MANILA, July 2, 2005
 (STAR) Filipinos working or living abroad have become a substantial subset of the Filipino society with their remittances contributing some 9.2 percent of the country's gross national product (GNP).

Labor and Employment Secretary Patricia A. Sto. Tomas said Saturday there are now about 8.1 million Filipinos living or working in 194 countries and territories all over the world.

The overseas Filipino workers (OFWs) and migrants, she said, now make up almost 10 percent of the total Philippine population.

Of the total, 3.2 million are permanently living abroad while 3.6 million are temporarily working overseas. Irregular Filipino workers overseas, on the other hand, are estimated to constitute some 1.3 million.

Sto. Tomas said the overseas Filipinos, including migrants remitting dollars to their kin in the Philippines infused into the economy in 2004 a total of 8.5 billion US dollars, which is roughly 9.2 percent of the GNP during that year.

She said that at least six percent of Filipino families are receiving income from abroad; six out of 10 of these families reside in urban areas and are relatively better off.

Today, she added, migrant workers and their families are looked upon as the emerging middle class and being accorded respect by the local community.

"At the same time, overseas employment is pivotal in easing the pressure on the local labor market," she said.

With overseas employment and the attendant infusion of OFWs remittances, the country managed to generate a consumption-led economic growth amidst recession and high unemployment, Sto. Tomas further said.

IMF still backing GMA's fiscal consolidation program 07/02 3:00:28 PM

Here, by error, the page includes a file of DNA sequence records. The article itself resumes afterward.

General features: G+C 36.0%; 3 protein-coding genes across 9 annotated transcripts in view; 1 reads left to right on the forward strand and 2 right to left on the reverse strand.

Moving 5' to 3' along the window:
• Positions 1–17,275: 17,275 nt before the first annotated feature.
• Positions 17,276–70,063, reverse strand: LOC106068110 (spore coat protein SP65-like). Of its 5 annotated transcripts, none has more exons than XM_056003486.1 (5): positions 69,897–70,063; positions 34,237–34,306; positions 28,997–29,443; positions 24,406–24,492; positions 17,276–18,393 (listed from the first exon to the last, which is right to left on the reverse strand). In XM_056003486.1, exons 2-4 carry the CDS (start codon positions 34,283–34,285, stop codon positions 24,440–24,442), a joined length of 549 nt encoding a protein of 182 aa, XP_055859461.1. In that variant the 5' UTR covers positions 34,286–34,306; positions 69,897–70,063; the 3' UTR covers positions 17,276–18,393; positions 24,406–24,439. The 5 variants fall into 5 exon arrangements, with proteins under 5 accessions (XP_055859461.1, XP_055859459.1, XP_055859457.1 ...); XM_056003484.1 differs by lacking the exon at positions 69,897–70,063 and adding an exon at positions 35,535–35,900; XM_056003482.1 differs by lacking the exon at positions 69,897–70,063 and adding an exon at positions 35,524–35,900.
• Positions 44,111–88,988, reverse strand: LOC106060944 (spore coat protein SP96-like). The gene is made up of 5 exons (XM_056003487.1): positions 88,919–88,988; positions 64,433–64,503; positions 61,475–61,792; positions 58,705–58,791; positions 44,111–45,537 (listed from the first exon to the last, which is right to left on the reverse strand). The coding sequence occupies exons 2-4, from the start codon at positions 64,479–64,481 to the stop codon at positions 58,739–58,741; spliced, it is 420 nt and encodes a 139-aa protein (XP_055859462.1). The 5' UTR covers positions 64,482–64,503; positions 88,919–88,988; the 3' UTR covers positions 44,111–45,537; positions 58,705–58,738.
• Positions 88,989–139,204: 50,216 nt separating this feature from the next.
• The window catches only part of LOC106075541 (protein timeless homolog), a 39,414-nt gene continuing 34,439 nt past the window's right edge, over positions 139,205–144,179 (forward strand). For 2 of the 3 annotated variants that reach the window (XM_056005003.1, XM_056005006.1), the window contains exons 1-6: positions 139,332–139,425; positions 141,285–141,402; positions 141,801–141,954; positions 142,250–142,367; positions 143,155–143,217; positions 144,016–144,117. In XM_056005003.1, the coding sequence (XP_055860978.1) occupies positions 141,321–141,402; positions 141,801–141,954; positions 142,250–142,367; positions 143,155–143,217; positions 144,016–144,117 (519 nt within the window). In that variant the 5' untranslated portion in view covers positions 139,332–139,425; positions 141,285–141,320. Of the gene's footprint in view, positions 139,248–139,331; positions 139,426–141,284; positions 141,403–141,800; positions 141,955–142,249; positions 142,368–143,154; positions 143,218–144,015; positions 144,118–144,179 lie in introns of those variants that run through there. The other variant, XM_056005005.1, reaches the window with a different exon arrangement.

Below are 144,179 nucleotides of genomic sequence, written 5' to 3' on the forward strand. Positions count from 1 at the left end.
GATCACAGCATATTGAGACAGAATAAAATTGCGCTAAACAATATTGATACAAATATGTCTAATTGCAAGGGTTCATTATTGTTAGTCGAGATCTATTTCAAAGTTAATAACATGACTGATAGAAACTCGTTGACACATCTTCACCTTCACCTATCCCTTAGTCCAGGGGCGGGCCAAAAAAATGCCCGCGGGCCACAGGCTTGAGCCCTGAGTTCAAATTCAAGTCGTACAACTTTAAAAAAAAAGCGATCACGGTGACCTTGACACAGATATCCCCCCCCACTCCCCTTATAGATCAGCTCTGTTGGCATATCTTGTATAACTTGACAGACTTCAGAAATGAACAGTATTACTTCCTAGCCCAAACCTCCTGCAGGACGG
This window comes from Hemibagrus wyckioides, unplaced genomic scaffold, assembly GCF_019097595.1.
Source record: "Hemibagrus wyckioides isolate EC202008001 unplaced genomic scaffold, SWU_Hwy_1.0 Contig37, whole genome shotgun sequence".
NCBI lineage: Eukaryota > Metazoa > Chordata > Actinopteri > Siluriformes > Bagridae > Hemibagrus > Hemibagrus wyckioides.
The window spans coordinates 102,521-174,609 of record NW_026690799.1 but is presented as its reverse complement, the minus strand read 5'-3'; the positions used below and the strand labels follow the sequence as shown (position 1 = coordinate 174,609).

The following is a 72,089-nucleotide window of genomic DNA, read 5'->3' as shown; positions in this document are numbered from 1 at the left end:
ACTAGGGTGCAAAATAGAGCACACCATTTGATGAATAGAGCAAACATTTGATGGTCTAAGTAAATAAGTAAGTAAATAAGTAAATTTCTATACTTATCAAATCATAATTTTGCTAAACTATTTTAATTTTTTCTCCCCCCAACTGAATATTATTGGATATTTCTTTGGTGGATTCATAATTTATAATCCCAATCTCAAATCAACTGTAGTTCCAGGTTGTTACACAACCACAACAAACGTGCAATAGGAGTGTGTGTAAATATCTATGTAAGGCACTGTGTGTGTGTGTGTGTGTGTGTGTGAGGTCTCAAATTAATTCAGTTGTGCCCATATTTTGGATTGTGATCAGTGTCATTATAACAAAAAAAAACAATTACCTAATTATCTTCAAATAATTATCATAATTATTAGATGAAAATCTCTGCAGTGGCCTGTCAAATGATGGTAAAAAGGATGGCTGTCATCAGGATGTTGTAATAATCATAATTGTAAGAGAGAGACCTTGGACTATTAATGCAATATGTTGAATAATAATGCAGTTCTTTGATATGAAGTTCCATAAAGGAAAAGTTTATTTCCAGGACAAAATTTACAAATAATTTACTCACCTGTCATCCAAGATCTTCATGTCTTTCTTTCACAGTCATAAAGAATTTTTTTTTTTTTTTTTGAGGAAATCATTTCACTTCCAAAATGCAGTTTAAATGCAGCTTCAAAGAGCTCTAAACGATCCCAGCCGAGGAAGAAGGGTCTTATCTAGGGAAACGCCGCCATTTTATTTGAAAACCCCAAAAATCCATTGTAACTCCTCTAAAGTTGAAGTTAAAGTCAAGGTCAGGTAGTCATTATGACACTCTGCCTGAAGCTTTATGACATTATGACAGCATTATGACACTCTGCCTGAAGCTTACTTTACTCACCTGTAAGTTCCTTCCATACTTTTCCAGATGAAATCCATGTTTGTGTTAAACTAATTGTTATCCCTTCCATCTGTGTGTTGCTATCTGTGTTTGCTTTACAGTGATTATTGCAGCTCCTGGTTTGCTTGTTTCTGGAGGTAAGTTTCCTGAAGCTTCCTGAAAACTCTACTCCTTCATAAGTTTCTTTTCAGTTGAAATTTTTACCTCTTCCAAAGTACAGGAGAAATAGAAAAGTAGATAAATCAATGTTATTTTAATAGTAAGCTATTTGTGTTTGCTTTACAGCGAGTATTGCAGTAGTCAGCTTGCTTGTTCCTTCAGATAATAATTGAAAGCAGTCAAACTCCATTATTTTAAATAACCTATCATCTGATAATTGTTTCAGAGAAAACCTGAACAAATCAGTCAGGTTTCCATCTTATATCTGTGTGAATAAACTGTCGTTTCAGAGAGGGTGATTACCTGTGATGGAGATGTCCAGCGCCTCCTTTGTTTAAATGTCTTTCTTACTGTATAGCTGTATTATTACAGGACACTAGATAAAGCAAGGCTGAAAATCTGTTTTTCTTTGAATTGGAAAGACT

The International Monetary Fund (IMF) Friday cited the "tremendous" progress made by the Arroyo administration in its drive to put its fiscal house in order.

In a farewell call on President Gloria Macapagal-Arroyo at Malacañang, outgoing IMF resident representative to the Philippines Vikram Haksar also cited the determination of the administration to take even such unpopular steps as the implementation of the expanded value-added tax (VAT) law, to be able to solve the country’s debt problem.

"We’ve seen tremendous progress in the implementation of the fiscal consolidation program of your government," Haksar told the President.

Haksar practically repeated the recent observation of his boss, IMF deputy managing director Agustin Carstens who even assured Pres. Arroyo that the IMF would echo around the international investment community the strides gained by the Philippine government towards fiscal consolidation.

In a meeting at the Palace in late May, Carstens noted the fast pace in the enactment of key economic measures aimed at improving the government cash flow, as he recognized the difficulty in democratic countries to have such important bills passed into law.

"I think this is very important and we will communicate this to the rest of the world," Carstens said.

Reported by: Sol Jose Vanzi

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